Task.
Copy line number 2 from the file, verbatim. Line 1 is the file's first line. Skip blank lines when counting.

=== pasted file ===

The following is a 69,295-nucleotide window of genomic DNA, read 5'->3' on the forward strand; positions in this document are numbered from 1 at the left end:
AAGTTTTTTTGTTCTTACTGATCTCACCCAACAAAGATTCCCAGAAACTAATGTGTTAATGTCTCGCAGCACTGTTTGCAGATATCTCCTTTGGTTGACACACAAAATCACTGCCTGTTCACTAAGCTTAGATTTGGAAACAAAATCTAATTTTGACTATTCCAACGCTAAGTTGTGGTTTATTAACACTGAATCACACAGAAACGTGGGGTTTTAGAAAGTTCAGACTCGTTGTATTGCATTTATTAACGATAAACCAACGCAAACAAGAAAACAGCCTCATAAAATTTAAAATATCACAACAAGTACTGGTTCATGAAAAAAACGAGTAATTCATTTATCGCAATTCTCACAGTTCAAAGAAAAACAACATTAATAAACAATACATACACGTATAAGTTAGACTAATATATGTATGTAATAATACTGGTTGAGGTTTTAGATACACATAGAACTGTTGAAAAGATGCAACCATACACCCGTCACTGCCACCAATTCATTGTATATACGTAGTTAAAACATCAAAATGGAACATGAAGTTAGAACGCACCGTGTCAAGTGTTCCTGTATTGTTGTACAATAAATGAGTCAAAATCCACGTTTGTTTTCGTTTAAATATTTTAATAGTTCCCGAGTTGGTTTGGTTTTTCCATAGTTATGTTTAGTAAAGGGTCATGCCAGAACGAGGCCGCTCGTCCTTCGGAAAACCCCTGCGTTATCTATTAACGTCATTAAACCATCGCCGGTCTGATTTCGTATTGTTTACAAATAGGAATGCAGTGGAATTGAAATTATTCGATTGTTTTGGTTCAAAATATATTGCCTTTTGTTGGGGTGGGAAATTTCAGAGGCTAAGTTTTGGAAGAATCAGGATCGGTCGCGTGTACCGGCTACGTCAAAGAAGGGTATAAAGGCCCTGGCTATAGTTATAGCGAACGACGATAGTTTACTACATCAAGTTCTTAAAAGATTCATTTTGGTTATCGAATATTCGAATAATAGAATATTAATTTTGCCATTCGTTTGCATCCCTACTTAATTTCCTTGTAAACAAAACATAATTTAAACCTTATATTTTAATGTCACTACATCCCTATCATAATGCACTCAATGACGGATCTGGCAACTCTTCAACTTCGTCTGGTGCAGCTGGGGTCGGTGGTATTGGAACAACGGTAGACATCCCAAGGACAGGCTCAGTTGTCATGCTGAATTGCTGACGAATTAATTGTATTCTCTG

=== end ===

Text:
AAGTTTTTTTGTTCTTACTGATCTCACCCAACAAAGATTCCCAGAAACTAATGTGTTAATGTCTCGCAGCACTGTTTGCAGATATCTCCTTTGGTTGACACACAAAATCACTGCCTGTTCACTAAGCTTAGATTTGGAAACAAAATCTAATTTTGACTATTCCAACGCTAAGTTGTGGTTTATTAACACTGAATCACACAGAAACGTGGGGTTTTAGAAAGTTCAGACTCGTTGTATTGCATTTATTAACGATAAACCAACGCAAACAAGAAAACAGCCTCATAAAATTTAAAATATCACAACAAGTACTGGTTCATGAAAAAAACGAGTAATTCATTTATCGCAATTCTCACAGTTCAAAGAAAAACAACATTAATAAACAATACATACACGTATAAGTTAGACTAATATATGTATGTAATAATACTGGTTGAGGTTTTAGATACACATAGAACTGTTGAAAAGATGCAACCATACACCCGTCACTGCCACCAATTCATTGTATATACGTAGTTAAAACATCAAAATGGAACATGAAGTTAGAACGCACCGTGTCAAGTGTTCCTGTATTGTTGTACAATAAATGAGTCAAAATCCACGTTTGTTTTCGTTTAAATATTTTAATAGTTCCCGAGTTGGTTTGGTTTTTCCATAGTTATGTTTAGTAAAGGGTCATGCCAGAACGAGGCCGCTCGTCCTTCGGAAAACCCCTGCGTTATCTATTAACGTCATTAAACCATCGCCGGTCTGATTTCGTATTGTTTACAAATAGGAATGCAGTGGAATTGAAATTATTCGATTGTTTTGGTTCAAAATATATTGCCTTTTGTTGGGGTGGGAAATTTCAGAGGCTAAGTTTTGGAAGAATCAGGATCGGTCGCGTGTACCGGCTACGTCAAAGAAGGGTATAAAGGCCCTGGCTATAGTTATAGCGAACGACGATAGTTTACTACATCAAGTTCTTAAAAGATTCATTTTGGTTATCGAATATTCGAATAATAGAATATTAATTTTGCCATTCGTTTGCATCCCTACTTAATTTCCTTGTAAACAAAACATAATTTAAACCTTATATTTTAATGTCACTACATCCCTATCATAATGCACTCAATGACGGATCTGGCAACTCTTCAACTTCGTCTGGTGCAGCTGGGGTCGGTGGTATTGGAACAACGGTAGACATCCCAAGGACAGGCTCAGTTGTCATGCTGAATTGCTGACGAATTAATTGTATTCTCTG